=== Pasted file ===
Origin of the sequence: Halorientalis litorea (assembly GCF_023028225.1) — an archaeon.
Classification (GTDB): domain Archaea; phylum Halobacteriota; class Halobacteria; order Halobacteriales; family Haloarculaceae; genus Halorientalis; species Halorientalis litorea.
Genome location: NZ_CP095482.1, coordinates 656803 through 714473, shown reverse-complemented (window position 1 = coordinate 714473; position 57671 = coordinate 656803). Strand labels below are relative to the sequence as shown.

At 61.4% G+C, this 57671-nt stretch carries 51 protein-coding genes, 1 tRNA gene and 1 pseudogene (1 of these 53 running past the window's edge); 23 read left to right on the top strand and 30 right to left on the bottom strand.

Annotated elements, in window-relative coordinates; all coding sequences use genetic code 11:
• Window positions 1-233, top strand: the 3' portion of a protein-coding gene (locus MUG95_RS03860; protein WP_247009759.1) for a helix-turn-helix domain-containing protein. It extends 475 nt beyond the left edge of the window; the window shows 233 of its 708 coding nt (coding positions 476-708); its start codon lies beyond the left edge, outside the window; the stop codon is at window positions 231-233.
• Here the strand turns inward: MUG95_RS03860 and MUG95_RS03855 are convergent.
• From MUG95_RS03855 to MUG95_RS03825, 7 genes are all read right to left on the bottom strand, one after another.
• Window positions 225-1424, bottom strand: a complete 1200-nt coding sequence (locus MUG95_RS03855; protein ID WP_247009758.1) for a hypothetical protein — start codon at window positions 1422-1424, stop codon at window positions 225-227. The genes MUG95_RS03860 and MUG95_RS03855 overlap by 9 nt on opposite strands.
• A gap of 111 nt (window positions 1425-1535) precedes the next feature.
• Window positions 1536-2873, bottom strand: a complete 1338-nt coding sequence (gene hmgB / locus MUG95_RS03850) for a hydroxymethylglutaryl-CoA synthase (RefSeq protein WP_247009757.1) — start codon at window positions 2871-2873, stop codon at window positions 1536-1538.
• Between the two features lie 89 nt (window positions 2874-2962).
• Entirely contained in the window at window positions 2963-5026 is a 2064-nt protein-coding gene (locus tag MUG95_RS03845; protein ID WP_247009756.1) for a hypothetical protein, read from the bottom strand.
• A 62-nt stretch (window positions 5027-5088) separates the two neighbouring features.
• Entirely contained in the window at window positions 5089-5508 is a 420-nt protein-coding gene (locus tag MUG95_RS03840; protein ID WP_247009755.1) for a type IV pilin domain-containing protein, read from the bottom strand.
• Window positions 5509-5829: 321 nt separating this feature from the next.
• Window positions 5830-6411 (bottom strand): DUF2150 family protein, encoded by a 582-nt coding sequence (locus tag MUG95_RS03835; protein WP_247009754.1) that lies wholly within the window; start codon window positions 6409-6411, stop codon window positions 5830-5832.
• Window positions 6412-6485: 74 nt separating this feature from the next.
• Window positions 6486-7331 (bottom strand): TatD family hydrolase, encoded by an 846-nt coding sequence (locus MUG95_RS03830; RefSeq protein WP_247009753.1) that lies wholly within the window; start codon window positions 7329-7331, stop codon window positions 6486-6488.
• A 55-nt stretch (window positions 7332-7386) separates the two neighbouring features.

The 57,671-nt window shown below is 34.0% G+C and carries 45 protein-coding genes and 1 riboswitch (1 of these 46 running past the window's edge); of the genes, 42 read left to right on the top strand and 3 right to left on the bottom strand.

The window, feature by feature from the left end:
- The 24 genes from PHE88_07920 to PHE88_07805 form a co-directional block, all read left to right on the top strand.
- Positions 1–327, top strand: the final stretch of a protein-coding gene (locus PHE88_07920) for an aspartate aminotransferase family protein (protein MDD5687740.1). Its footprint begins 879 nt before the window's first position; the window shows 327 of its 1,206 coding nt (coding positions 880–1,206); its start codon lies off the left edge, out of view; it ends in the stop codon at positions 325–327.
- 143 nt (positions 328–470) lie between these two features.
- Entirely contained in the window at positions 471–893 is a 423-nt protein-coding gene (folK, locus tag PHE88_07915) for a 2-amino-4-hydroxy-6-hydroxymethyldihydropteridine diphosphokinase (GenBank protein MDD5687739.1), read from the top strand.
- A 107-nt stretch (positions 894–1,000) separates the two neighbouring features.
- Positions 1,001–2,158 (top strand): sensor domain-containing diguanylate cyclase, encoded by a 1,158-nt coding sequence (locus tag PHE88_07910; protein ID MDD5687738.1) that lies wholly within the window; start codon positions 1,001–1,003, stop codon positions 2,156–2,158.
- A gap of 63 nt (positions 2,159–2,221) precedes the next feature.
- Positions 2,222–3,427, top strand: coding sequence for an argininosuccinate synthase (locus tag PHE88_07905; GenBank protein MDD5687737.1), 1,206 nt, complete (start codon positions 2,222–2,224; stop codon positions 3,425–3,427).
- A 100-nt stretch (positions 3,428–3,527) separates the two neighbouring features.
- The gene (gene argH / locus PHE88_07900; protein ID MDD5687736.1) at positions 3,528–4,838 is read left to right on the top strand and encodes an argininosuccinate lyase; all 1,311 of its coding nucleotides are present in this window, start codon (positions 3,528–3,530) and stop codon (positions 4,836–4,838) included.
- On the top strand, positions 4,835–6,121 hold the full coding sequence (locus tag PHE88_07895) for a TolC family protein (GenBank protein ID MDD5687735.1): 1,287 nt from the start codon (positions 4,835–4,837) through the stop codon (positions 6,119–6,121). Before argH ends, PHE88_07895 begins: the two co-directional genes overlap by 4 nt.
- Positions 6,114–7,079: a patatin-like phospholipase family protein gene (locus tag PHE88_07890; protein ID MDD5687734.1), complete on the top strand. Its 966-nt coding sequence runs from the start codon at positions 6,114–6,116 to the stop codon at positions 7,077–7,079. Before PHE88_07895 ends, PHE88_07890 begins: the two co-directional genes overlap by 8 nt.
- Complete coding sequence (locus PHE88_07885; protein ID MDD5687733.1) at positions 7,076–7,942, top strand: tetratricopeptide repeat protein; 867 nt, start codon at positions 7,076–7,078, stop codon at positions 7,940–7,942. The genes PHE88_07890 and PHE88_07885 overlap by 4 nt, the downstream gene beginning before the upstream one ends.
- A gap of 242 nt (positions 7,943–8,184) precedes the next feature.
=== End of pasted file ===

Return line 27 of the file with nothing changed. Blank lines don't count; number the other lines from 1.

- A 107-nt stretch (positions 894–1,000) separates the two neighbouring features.